Dense fog advisory issued for southeast Wisconsin until 10 a.m.

Chemical spill near Lake Michigan in Indiana closes beaches, kills hundreds of fish

PORTAGE, Ind. — The National Park Service closed several portions of Indiana Dunes National Park after a chemical spill killed hundreds of fish in the area, according to a statement by officials in Portage, Indiana, a nearby city.

The spill occurred at the east branch of the Little Calumet River, about three miles upstream from Lake Michigan, Indiana Dunes National Park officials confirmed in a statement. The National Park Service closed the Portage Lakefront, the Riverwalk beach area, and waters out to 300 feet.

The company responsible, ArcelorMittal, a steel and mining company headquartered in Luxembourg, in a statement released Friday, Aug. 16, said the incident was due to a failure in a blast furnace water recirculation system at its steelmaking plant in nearby Burns Harbor.

The wastewater containing high levels of ammonia and cyanide was released into the river. The company called it an isolated event.

“ArcelorMittal apologizes and accepts responsibility for the incident from the Burns Harbor facility. We are working closely with state and federal regulatory agencies to address the situation and to prevent its reoccurrence,” the statement read.

Tim McNicholas, a reporter with CNN affiliate WBBM, posted photos on Twitter that showed dead fish floating in the waters of a marina in Portage.

“It’s just horrible — all these dead animals in here; all these dead fish. It’s so sad,” resident Angela Talmadge told WBBM. “A lot of people use this waterway, you know, to go out to the lake.”

Barb Lusco, a harbormaster at the marina in Portage, expressed similar disgust.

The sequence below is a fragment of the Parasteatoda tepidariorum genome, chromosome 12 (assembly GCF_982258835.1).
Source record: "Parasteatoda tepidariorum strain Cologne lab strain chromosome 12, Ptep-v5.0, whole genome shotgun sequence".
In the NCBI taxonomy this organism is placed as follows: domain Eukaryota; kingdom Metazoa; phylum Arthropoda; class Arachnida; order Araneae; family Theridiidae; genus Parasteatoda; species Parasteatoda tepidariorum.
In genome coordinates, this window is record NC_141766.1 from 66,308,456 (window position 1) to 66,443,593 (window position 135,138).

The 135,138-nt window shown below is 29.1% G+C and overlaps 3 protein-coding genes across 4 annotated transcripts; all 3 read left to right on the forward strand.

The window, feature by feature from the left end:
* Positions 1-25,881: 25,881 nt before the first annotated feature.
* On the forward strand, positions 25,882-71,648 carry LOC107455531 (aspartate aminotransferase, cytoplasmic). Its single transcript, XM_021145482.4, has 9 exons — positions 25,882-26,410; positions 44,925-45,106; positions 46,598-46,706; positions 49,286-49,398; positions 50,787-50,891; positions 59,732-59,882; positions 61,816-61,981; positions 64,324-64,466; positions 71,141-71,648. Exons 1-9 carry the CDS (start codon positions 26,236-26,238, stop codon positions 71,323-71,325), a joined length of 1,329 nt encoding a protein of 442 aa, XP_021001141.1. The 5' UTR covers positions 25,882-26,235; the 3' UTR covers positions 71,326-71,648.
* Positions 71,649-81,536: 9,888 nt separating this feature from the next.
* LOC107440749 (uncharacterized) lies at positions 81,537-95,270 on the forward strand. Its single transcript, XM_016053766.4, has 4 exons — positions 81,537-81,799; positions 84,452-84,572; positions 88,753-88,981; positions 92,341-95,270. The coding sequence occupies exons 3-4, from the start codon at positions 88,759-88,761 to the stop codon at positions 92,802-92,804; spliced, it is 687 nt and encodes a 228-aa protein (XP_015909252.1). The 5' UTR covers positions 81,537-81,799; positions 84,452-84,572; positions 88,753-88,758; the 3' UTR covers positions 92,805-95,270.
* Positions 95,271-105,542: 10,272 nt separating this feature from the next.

“The odor is unbelievably bad, because they decay pretty quickly,” he told CNN affiliate WLS. “So the odor is just awful. You can’t stand it.”

ArcelorMittal officials said they’re allowed to discharge wastewater containing low levels of the chemicals from the Burns Harbor facility, but the failure “caused the facility to exceed applicable limits.” The system was fixed and normal operations resumed, the company said.

John Cannon, mayor of Portage, said in a statement posted to Facebook that he partly blamed Indiana Department of Environmental Management for not alerting the city about the spill until Thursday, Aug. 15, three days after IDEM knew of the environmental concerns.

“The Mayor is calling for action to be taken. Further, the City of Portage will be taking aggressive action with the EPA to ensure the breakdown of communication, like this, does not occur again,” he said in a statement.

Residents were advised to avoid eating the fish from the affected area.

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